[4] J. Adams, "Schools Promoting ‘Trauma-Informed’ Teaching to Reach Troubled Students," EdSource, December 2, 2013, http://edsource.org/2013/schools-focus-on-trauma-informed-to-reach-troubled-students/51619 (citing federal National Survey of Children’s Exposure to Violence, sponsored by the Office of Juvenile Justice Prevention and Delinquency Prevention and the Centers for Disease Control).

[5] The Adverse Childhood Experiences (ACE) study is one of the largest investigations conducted to assess associations between childhood maltreatment and later-life health and well-being. Adverse experiences include (1) recurrent physical abuse; (2) recurrent emotional abuse; (3) contact sexual abuse; (4) an alcohol and/or drug abuser in the household; (5) an incarcerated household member; (6) someone who is chronically depressed, mentally ill, institutionalized, or suicidal; (7) mother treated violently; (8) one or no parents; and (9) emotional or physical neglect. N. Burke et al., “The Impact of Adverse Childhood Experiences on an Urban Pediatric Population,” Child Abuse and Neglect, 36(6) (2011):408-13.

[6] U.S. Department of Education, Office for Civil Rights, “Civil Rights Data Collection: Data Snapshot (School Discipline)” (Washington, DC: DOE, March 21, 2014), http://ocrdata.ed.gov/Downloads/CRDC-School-Discipline-Snapshot.pdf. According to the Civil Rights Data Collection, during the 2011-12 school year, 12 percent of all African-American female pre-K–12 students received an out-of-school suspension, which is six times the rate of white girls and more than any other group of girls. See National Women’s Law Center, “Unlocking Opportunity for African American Girls: A Call to Action for Educational Equity” (Washington, DC: National Women’s Law Center and NAACP Legal Defense & Educational Fund, 2014), http://www.nwlc.org/sites/default/files/pdfs/unlocking_opportunity_for_african_american_girls_report.pdf.

[7] J. Adams et al, “Civil Rights Data Show Retention Disparities,” Education Week, March 6, 2012, http://www.edweek.org/ew/articles/2012/03/07/23data_ep.h31.html?tkn=RNRFpTpIviHSEInUrVg%2BbNsoHrUv6d7QWbPa&cmp=clp-edweek&utm_source=fb&utm_medium=rss&utm_campaign=mrss.

[8] Under the legislation, students can only be suspended, expelled, or referred to an alternative school if all other “appropriate and available” alternatives are exhausted. See “VOYCE’s Groundbreaking Bill, SB 100, to Address “School-to-Prison Pipeline” Passes Illinois Legislature.” Press Release (Chicago: VOYCE: May 21, 2015), http://voyceproject.org/2015/05/21/groundbreaking-bill-sb-100-to-address-school-to-prison-pipeline-passes-illinois-legislature/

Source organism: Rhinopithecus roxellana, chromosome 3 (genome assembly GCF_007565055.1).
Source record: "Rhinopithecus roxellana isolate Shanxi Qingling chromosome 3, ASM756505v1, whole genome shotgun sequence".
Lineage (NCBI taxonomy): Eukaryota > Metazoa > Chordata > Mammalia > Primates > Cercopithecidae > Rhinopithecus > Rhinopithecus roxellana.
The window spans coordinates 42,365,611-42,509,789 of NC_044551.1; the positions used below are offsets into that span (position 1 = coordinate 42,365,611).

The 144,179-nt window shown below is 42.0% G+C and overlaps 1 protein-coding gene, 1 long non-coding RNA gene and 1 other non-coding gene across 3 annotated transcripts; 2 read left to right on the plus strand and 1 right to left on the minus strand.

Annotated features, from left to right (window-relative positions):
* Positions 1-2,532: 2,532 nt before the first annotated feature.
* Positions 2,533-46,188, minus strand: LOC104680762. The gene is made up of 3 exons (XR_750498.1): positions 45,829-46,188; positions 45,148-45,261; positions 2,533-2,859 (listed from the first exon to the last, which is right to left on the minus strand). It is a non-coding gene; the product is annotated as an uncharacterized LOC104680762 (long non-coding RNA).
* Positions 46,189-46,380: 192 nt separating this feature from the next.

[9] National Public Radio, “Los Angeles Tries a New Approach to Discipline In Schools,”  January 9, 2014, http://www.npr.org/sections/codeswitch/2014/01/09/261044383/los-angeles-tries-a-new-approach-to-discipline-in-schools

[10]  Oakland Unified School District, “Restorative Justice In Oakland Schools: Implementation and Impacts 2014” (Oakland: OUSD, 2014), http://www.ousd.org/cms/lib07/CA01001176/Centricity/Domain/134/Exec_Summary_OUSD_RJReport_2014.pdf

[11] Elev8 focuses on improving opportunities for low-income, predominantly African-American, Latino, Native American, and Asian students in the critical middle school years, and their families, in four places: Baltimore, Chicago, New Mexico, and Oakland. It is funded by the Atlantic Philanthropies, the John D. and Catherine T. MacArthur Foundation, the Chicago Community Trust, Michael Reese Health Trust, the Polk Brothers Foundation, and JPMorgan. See Atlantic Philanthropies,Elev8-Ing Students to Succeed in School and Life” (New York: Atlantic Philanthropies, n.d.), http://www.atlanticphilanthropies.org/elev8-community-schools.

[12] Operated by the University of Chicago Urban Education Institute, the UChicago Charter School is composed of four campuses spanning all grades from early childhood through high school. See http://www.uchicagocharter.org/page.cfm?p=500.

[13] Established in 1993 as part of a development agreement between Bayer HealthCare and the City of Berkeley, Biotech Partners´ work today involves more than 35 corporate, government, education, and industry partners. See http://www.biotechpartners.org/students.html#jumpAcademy.